What do you do with a life-like interior of a 747?

747-redondo-guy-lang.jpg
You have fun with it. Anthony Toth, a 46-year-old sales executive for United Airlines based in Los Angeles, loves his memories of the old Boeing 747 airliner with its wide body and upstairs first-class lounge. So he spent $100,000 re-creating the interior of a Pan Am 747 at a warehouse in City of Industry. Then he threw a party, including stewardesses. From the LANG papers, with video and online photo gallery:

When Toth's 11 guests arrived a bit later, they walked into his warehouse and past the ticket counter with the bright blue Pan Am logo. They saw a sign indicating Flight 21 to Tokyo would leave soon. Then they walked onto a short jet bridge, through a real aircraft door and turned left into first class.


On board, they took amenity kits tucked in plastic and filled with goodies like slippers and a damp "refresher towel." They picked up a real set of Pan Am headphones, ones they could plug into a jack on their seats to listen to music or watch the movie projected overhead. They grabbed vintage magazines protected by a Pan Am branded sleeve.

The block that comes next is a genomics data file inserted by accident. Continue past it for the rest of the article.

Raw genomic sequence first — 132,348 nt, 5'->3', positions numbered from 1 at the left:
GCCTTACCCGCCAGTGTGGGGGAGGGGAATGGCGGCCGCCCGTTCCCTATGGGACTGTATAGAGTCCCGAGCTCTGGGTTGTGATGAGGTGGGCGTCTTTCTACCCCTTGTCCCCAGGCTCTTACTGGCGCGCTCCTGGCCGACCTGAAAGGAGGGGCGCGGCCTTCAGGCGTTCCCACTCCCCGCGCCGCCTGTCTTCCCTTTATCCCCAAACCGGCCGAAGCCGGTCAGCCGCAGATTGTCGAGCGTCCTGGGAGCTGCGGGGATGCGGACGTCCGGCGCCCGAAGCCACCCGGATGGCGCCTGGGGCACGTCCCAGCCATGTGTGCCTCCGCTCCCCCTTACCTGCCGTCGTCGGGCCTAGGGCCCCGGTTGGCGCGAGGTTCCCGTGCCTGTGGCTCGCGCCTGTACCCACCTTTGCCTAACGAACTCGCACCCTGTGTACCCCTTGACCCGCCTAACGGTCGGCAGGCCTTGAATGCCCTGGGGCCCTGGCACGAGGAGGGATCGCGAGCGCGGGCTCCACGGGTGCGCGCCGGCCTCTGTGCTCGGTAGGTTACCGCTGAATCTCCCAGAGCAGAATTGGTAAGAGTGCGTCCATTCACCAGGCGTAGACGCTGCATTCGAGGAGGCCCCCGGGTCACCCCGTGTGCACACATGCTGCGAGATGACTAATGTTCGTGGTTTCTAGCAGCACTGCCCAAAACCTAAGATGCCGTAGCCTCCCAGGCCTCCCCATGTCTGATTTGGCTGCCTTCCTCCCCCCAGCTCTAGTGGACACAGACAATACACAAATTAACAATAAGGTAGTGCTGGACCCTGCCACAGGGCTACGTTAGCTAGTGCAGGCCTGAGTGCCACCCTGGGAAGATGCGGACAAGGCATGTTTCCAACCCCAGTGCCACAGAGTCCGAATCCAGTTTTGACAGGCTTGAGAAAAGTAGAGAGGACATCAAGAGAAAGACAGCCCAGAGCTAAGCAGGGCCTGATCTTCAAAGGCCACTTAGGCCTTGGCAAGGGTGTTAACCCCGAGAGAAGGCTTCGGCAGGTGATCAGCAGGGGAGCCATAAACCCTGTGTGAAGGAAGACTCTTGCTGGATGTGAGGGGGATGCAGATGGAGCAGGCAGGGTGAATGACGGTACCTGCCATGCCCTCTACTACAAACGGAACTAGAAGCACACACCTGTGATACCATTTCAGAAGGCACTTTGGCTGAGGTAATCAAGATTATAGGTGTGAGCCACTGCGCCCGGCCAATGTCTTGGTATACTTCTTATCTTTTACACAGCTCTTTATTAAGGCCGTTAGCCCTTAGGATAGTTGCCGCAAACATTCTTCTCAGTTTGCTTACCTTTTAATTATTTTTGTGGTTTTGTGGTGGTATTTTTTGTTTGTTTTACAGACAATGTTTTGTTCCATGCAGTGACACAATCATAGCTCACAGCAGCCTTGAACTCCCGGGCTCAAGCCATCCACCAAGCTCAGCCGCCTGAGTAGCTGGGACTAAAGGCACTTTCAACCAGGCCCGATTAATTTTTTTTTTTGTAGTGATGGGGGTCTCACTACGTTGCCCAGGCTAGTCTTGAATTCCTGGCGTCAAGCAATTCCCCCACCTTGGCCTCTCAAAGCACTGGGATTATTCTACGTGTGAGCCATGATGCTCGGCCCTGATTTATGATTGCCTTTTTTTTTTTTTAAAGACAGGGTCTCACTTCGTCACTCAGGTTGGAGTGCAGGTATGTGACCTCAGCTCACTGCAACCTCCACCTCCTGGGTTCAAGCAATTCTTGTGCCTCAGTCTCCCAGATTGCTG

They took their plush seats - the cabin has 18 of them arranged in an alternating blue and red pattern - raised their leg rests and reclined. They looked around. Everything was accurate, from the distance between seats to the overhead bins to the aircraft's shell to the galley Gunther and her three colleagues used to ready drinks. Using his iPad and hidden speakers, Toth had even piped in the humming of jet engines.

It was so true to the real thing, it blurred the line between reality and fiction.

It was as if Pan Am was flying again.

Photo: Stephen Carr/ Los Angeles Newspaper Group


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